CORPORATE ACCOUNTABILITY, NOT IMMUNITY
Welcome to the latest edition of “Corporate Accountability, Not Immunity,” a daily tipsheet highlighting key news and important facts on why Congress should not give corporations legal immunity from coronavirus-related harms to workers, consumers, patients and the public. Please send tips, feedback and questions to David Rosen at email@example.com.
RESTAURANT EXECS ASK TRUMP FOR IMMUNITY: Restaurant executives meeting with President Donald Trump at the White House on Monday asked the president for more corporate giveaways. CEOs from both Restaurant Brands International (around 1:50 in the meeting video) and Panera Bread (around 28:30) asked for immunity from coronavirus-related lawsuits. The CEO of Restaurant Brands International – which owns Burger King, Popeyes and Tim Hortons – asked for immunity for “small” businesses. That’s pretty rich coming from a company with nearly $5.4 billion in annual revenue and more than 6,000 employees.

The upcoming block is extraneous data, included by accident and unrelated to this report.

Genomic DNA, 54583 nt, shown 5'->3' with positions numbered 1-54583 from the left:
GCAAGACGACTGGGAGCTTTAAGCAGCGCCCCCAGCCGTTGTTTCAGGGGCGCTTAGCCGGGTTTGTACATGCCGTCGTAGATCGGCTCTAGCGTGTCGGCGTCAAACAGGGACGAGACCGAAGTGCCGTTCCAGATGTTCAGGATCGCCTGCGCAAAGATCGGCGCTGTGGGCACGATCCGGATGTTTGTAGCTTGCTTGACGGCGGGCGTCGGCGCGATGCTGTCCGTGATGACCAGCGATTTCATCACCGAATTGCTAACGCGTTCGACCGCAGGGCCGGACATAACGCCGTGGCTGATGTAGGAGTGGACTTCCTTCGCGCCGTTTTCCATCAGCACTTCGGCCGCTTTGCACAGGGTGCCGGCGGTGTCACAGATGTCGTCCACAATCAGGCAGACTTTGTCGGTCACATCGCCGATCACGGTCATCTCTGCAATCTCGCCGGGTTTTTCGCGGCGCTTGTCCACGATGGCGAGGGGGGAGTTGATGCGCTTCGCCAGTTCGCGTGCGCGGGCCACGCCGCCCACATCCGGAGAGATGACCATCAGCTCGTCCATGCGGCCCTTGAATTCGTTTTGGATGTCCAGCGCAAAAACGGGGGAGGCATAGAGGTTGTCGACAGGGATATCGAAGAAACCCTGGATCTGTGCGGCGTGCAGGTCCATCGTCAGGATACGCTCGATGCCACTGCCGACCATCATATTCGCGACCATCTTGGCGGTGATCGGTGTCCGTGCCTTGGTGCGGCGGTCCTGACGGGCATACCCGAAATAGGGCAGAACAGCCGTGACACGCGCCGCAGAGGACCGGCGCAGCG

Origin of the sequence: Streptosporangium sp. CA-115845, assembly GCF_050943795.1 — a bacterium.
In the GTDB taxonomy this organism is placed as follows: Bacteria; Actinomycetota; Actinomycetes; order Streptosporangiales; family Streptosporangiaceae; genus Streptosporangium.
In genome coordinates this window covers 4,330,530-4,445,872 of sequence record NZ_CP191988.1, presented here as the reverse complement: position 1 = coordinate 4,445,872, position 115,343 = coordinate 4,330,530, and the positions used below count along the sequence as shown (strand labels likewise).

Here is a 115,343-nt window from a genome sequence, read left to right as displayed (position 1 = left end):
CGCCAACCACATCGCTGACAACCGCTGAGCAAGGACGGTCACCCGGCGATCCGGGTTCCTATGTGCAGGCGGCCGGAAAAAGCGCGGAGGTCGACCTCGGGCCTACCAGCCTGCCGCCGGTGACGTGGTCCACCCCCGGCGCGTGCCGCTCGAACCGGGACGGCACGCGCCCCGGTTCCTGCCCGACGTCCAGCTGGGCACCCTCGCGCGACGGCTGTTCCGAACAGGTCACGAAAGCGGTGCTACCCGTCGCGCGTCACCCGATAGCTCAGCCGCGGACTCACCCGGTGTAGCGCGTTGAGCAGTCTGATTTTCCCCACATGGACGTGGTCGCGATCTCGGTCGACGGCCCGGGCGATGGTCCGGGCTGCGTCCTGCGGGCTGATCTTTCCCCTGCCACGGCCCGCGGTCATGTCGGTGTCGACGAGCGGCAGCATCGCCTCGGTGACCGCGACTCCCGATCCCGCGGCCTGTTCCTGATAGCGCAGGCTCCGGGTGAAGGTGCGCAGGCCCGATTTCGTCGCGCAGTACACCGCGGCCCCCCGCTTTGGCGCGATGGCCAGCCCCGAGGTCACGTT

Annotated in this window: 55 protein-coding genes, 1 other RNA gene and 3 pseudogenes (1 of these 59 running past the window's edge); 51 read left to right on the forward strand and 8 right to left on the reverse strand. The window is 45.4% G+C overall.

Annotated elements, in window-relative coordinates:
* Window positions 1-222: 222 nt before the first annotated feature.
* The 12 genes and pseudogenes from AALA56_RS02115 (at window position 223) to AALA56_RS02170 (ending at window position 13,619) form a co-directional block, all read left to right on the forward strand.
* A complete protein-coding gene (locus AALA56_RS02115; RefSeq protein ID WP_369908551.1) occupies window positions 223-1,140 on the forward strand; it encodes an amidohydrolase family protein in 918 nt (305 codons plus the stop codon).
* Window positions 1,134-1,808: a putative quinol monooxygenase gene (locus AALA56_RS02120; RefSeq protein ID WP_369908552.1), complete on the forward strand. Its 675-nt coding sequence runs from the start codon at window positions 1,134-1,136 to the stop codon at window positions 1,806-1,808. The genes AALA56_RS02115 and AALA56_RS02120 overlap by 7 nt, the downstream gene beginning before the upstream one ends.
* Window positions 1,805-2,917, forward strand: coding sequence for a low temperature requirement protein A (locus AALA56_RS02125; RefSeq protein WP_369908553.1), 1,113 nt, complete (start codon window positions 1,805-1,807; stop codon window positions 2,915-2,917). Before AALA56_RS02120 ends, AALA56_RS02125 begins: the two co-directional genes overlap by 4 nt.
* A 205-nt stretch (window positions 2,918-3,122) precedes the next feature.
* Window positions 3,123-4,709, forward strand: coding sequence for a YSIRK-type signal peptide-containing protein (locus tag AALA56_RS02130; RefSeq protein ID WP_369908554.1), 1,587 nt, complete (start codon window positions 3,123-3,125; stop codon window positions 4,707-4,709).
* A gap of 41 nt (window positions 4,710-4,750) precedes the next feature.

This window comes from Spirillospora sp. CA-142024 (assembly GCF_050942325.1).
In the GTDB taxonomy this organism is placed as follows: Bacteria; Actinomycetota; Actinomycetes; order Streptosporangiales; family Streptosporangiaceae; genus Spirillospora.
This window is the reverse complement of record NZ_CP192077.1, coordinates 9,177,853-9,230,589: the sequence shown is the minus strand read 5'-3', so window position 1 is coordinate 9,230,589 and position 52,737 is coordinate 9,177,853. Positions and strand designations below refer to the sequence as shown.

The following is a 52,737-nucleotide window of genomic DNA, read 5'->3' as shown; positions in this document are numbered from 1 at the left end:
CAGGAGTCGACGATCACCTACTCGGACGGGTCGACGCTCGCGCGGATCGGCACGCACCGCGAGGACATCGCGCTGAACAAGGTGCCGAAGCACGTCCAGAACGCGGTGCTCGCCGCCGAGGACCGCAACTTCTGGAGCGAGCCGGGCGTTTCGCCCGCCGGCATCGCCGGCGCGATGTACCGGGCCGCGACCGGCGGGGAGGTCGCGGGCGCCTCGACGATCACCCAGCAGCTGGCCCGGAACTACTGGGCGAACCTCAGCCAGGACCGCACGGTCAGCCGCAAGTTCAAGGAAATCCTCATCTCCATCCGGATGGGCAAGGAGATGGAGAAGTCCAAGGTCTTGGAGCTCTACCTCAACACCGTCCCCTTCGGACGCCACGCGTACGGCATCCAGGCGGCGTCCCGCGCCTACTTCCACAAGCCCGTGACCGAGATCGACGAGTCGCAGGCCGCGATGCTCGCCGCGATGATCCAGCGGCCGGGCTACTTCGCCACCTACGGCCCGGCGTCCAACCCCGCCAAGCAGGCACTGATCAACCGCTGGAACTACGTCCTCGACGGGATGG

ACCOUNTABILITY FOR MEAT PROCESSING PLANTS: On Friday, 29 Democratic senators, led by the ranking member of the U.S. Senate Agriculture Committee U.S. Sen. Debbie Stabenow (D-Mich.), sent a letter to U.S. Department of Agriculture (USDA) Secretary Sonny Perdue demanding that the agency protect workers in these plants. In the letter, senators urged the USDA to create local working groups to make procedures for safely reopening meat processing plants. Lawmakers also called on Trump to use the Defense Production Act to order the production of personal protective equipment and testing kits for these facilities.
… VERSUS IMMUNITY: Meanwhile, U.S. Rep. Vicky Hartzler (R-Mo.) introduced a bill that would immunize meat processing facilities from liability for harm arising from exposure to, or infection by, the coronavirus. The bill would shield meat processing facilities from lawsuits except those caused by criminal or reckless misconduct, gross negligence or “conscious flagrant indifference” to worker safety.